Book of Abstracts: Albany 2009

category image Albany 2009
Conversation 16
June 16-20 2009
© Adenine Press (2008)

Nucleosomal Minor Groove Shape and Electrostatics Provide a Molecular Origin for Histone Arginine Binding

We recently established local shape recognition as a new protein-DNA readout mechanism and identified the readout of minor groove shape as the molecular origin of Hox specificity [1, 2]. A bioinformatics analysis of all protein-DNA complexes in the PDB with arginine contacts in narrow minor groove regions indicates that this new readout mechanism is of a general nature. Narrow minor groove geometry induces enhanced negative electrostatic potentials as a result of electrostatic ?focusing?, which describes the enhanced magnitude of electric fields in narrow pockets on the surface of macromolecules [3]. In the case of the DNA minor groove, field lines that originate from the bases and lead into the solvent are compressed by the electrostatic boundary of the minor groove walls. Differences in electrostatic minor groove potential of AT vs. GC-rich sequences have been noted earlier but the impact of the electrostatic ?focusing? effect is approximately an order of magnitude larger. The architecture of the nucleosome exhibits elements of the local shape recognition mechanism. Nucleosomal DNA is highly deformed when wrapped around histones. Due to histone binding, narrow minor groove regions in the nucleosome are equally spaced by a helical turn with minor groove width fluctuating between approximately 3 and 8 Å. Electrostatic potential strongly correlates with minor groove geometry ranging from -2 to -12 kT/e.

Enhanced negative electrostatic potential attracts basic side chains into the minor groove and is a biophysical reason for the dominance of arginine among minor groove binding residues. For the only nucleosome structure that includes histone tails, 1kx5 , arginine residues are frequently found to take advantage of enhanced negative electrostatic potential in narrow minor groove regions. Many of the histone binding sites contain short A-tracts or A-tract-like trimers in their narrow minor groove region. A narrow minor groove is a common sequence-dependent feature of A-tracts [4, 5], which explains the correlation of these short A-tract sequences with arginine binding sites. Monte Carlo simulations of unbound DNA confirm the sequence-dependent tendendency of A-tract minor grooves to be narrow [1]. Intrinsically pre-formed regions modulate deformations required for histone binding, release strain, and, importantly, attract arginines through electrostatic means and stabilize the nucleosome complex. Since arginine attraction in A-tract regions is associated with local shape readout, arginine-minor groove recognition can be expected to play a role in nucleosome positioning.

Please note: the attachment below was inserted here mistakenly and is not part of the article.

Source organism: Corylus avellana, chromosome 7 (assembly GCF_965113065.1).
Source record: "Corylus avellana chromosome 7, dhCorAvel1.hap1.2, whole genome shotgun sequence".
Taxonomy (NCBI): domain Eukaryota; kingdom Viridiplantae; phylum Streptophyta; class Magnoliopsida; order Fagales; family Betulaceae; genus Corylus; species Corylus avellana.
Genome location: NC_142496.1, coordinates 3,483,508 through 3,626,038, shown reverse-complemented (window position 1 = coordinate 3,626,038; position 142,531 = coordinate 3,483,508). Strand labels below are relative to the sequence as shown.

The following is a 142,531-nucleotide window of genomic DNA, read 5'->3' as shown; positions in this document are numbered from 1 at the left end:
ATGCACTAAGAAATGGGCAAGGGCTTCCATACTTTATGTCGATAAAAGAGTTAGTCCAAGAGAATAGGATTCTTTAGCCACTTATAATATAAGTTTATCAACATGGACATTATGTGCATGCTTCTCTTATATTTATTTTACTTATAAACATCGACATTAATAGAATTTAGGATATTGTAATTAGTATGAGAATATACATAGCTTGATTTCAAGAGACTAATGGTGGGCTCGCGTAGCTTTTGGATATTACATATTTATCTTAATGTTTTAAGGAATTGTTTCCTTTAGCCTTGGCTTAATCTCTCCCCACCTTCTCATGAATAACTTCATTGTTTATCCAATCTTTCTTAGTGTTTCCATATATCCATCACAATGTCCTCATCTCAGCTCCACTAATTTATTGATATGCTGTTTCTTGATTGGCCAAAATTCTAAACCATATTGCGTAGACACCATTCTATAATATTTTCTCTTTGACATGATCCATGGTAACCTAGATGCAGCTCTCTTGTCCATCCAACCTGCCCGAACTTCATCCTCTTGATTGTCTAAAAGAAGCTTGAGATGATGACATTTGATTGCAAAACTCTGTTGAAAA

References and Footnotes
  1. R. Joshi, J. M. Passner, R. Rohs, R. Jain, A. Sosinsky, M. A. Crickmore, V. Jacob, A. K. Aggarwal, B. Honig, and R. S. Mann. Cell 131, 530-543 (2007).
  2. S. C. Harrison. Nat Struct Mol Biol 14, 1118-1119 (2007).
  3. B. Honig and A. Nicholls, Science 268, 1144-9 (1995).
  4. R. Rohs, H. Sklenar, and Z. Shakked. Structure 13, 1499-1509 (2005).
  5. R. Rohs, S. M. West, P. Liu and B. Honig, Curr. Opin. Struct. Biol.19-2 (2009), in press.

Remo Rohs*
Sean M. West
Barry Honig**

Howard Hughes Medical Institute and Dept. of Biochemistry & Molecular Biophysics
Columbia University
1130 St Nicholas Avenue
New York, NY 10032

tel.: 212-851-4652
fax: 212-851-4650
*rr2213@columbia.edu **bh6@columbia.edu